For any MBAs interested in big data and social media strategy (who isn’t!?), Meltwater,
the global expert in capturing internet info and presenting it to big-name clients, is a company you need to hear about.
They don’t just want to hire MBAs for current roles – although you should check out their job opportunities
– they are actually building a new division that was launched by two MBAs. Business school grads should slot into it with ease.
Meltwater was founded on true entrepreneurial spirit; it was built in Oslo brick-by-brick in 2001, from just $15,000 of capital, a trusty coffee machine, used furniture and borrowed office space – located at suitably named address Shack 15.
Flash-forward to 2014 and they have offices in 27 different countries, providing services for over 20,000 corporate clients including Bain & Company and Barclays Bank. Their MBA hires won’t be sitting on crumbling couches anymore.
Meltwater takes the “explosion of data” on the Internet and provides executives with insights for their business. Their solutions services include social media marketing and strategy, global communications and business intelligence, and public relations and reputation management, among others.
Meltwater is owned by its employees and the company’s culture has a strong focus on teamwork, as well as individual excellence. MBAs can take confidence in the firm’s entrepreneurial focus and high standards – as well as “fun”.
But don’t just take our word for it. They have hired a raft of MBAs, one of whom, Louis Dorval, a graduate from the University of Oxford’s Said Business School
, says future openings for MBAs may emerge in sales and marketing – as well as in Meltwater’s new development division.
He is the Director of Meltwater Labs (a branch of the company that he co-founded), after entering Meltwater Group back in 2010.
In this exclusive interview, Louis tells us what other career opportunities are available at Meltwater, what it’s like to work with the company and what skills you need to get hired.
How would you describe Meltwater and what the company does?
Meltwater believes that the explosion of data on the Internet provides executives with a new and invaluable source of business insights. The Internet is filled with endless data from every person and every organization, and Meltwater is the global expert at capturing this information and presenting it to our clients in digestible reports and dashboards.
Meltwater is a private company owned exclusively by its employees. We started in Oslo in 2001 and have since moved our headquarters to San Francisco. We have over 20,000 corporate clients in 90 countries and 900 employees in 57 global offices.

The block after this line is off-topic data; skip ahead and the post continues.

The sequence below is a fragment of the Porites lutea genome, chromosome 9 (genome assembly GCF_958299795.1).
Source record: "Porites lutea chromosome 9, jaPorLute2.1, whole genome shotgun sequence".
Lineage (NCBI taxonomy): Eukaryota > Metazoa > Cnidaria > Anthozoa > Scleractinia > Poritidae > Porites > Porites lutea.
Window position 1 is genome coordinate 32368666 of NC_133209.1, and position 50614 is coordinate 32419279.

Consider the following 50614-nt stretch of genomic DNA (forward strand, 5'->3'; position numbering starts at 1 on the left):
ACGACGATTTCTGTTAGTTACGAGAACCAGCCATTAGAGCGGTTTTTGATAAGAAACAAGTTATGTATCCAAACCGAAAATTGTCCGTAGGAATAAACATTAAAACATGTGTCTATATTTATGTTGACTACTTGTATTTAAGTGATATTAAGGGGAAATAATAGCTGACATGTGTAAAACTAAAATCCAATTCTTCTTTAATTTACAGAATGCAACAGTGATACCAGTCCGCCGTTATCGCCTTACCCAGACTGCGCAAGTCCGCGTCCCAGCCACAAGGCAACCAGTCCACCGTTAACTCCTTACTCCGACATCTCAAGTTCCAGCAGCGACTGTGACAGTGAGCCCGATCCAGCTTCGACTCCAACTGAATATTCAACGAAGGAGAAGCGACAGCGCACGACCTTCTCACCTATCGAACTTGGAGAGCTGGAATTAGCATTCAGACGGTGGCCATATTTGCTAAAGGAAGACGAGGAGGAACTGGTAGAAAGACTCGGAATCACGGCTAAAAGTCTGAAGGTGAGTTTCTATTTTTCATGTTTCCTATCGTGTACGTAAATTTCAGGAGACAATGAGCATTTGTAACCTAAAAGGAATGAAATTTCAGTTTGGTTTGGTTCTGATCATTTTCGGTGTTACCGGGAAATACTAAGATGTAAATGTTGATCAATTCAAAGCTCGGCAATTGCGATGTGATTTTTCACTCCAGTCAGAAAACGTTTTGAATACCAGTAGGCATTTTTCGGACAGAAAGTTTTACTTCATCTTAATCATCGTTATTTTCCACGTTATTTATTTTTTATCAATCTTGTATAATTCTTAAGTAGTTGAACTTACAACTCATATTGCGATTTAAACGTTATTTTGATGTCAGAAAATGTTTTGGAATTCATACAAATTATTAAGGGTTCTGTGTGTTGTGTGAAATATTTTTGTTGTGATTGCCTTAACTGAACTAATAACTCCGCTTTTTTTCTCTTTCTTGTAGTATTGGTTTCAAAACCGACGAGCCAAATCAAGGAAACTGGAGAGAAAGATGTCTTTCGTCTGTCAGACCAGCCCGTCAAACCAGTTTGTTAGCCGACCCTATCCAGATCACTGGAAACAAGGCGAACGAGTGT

What job opportunities are there for MBAs at Meltwater?
Education and background play a key role in our hiring. For example, we are in the process of building a division that will be tasked with developing new products and capabilities, which will transform our product offering.
This function is run by two MBAs – from Oxford and Queens. Future MBA openings may also emerge in our enterprise sales division, as well as in our marketing and main product teams.
What past experience and in what functions would an ideal MBA candidate possess?
Backgrounds in product design, engineering, marketing and B2B sales are likely to be the most interesting.
Do you have any tips for the recruitment process?
Meltwater recruits people based on potential. Rather than looking for a perfect skills match, we look for a perfect culture match. We want individuals who work hard, learn fast, take and offer feedback, are team players and who are smart and creative.
We're not looking for ‘employees’ as much as we're looking for company builders.
Meltwater has a huge global presence - will there be opportunities for MBAs to work in a number of different countries?
Most of the opportunities are likely to be in our San Francisco headquarters.
How important do you think big data has become in modern business?
VERY important! We distinguish two types of 'big data': the data a company possesses inside their firewall (mostly user/customer behaviour data), and data outside the firewall: social media, traditional media and news, and so on.
We focus on data outside of the firewall because it offers unique strategic insights to executives – given that it is real-time, unfiltered and ‘benchmark-able’.